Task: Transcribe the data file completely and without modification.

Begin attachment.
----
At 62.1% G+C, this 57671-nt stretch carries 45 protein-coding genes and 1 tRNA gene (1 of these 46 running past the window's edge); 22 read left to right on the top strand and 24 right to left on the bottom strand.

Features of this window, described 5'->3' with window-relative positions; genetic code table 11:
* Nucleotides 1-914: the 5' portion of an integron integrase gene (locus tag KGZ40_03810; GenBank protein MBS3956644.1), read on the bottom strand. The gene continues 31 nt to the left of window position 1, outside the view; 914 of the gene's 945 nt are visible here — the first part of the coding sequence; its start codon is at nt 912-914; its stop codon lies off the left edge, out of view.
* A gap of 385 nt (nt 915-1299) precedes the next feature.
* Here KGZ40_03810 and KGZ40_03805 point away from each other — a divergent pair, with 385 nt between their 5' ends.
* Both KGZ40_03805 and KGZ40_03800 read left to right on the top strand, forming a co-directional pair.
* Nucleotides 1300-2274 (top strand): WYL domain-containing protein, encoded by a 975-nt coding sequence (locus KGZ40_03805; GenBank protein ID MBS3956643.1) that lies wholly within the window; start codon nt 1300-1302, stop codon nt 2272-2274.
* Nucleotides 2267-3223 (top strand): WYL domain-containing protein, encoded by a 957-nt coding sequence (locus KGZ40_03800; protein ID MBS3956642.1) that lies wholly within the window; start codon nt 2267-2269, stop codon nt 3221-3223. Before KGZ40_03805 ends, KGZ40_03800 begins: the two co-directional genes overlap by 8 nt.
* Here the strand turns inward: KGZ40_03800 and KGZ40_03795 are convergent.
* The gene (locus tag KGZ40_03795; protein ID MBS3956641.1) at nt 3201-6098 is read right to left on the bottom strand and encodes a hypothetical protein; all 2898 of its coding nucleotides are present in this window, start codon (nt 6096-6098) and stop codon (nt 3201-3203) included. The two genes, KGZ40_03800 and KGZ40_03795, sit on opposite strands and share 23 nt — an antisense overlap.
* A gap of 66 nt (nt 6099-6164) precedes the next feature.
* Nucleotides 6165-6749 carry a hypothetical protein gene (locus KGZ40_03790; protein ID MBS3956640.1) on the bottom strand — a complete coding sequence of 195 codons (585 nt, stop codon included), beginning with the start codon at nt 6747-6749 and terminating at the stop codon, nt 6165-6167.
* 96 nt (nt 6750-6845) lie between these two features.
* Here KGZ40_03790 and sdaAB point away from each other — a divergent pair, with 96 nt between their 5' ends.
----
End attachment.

At 62.1% G+C, this 57671-nt stretch carries 45 protein-coding genes and 1 tRNA gene (1 of these 46 running past the window's edge); 22 read left to right on the top strand and 24 right to left on the bottom strand.

Features of this window, described 5'->3' with window-relative positions; genetic code table 11:
* Nucleotides 1-914: the 5' portion of an integron integrase gene (locus tag KGZ40_03810; GenBank protein MBS3956644.1), read on the bottom strand. The gene continues 31 nt to the left of window position 1, outside the view; 914 of the gene's 945 nt are visible here — the first part of the coding sequence; its start codon is at nt 912-914; its stop codon lies off the left edge, out of view.
* A gap of 385 nt (nt 915-1299) precedes the next feature.
* Here KGZ40_03810 and KGZ40_03805 point away from each other — a divergent pair, with 385 nt between their 5' ends.
* Both KGZ40_03805 and KGZ40_03800 read left to right on the top strand, forming a co-directional pair.
* Nucleotides 1300-2274 (top strand): WYL domain-containing protein, encoded by a 975-nt coding sequence (locus KGZ40_03805; GenBank protein ID MBS3956643.1) that lies wholly within the window; start codon nt 1300-1302, stop codon nt 2272-2274.
* Nucleotides 2267-3223 (top strand): WYL domain-containing protein, encoded by a 957-nt coding sequence (locus KGZ40_03800; protein ID MBS3956642.1) that lies wholly within the window; start codon nt 2267-2269, stop codon nt 3221-3223. Before KGZ40_03805 ends, KGZ40_03800 begins: the two co-directional genes overlap by 8 nt.
* Here the strand turns inward: KGZ40_03800 and KGZ40_03795 are convergent.
* The gene (locus tag KGZ40_03795; protein ID MBS3956641.1) at nt 3201-6098 is read right to left on the bottom strand and encodes a hypothetical protein; all 2898 of its coding nucleotides are present in this window, start codon (nt 6096-6098) and stop codon (nt 3201-3203) included. The two genes, KGZ40_03800 and KGZ40_03795, sit on opposite strands and share 23 nt — an antisense overlap.
* A gap of 66 nt (nt 6099-6164) precedes the next feature.
* Nucleotides 6165-6749 carry a hypothetical protein gene (locus KGZ40_03790; protein ID MBS3956640.1) on the bottom strand — a complete coding sequence of 195 codons (585 nt, stop codon included), beginning with the start codon at nt 6747-6749 and terminating at the stop codon, nt 6165-6167.
* 96 nt (nt 6750-6845) lie between these two features.
* Here KGZ40_03790 and sdaAB point away from each other — a divergent pair, with 96 nt between their 5' ends.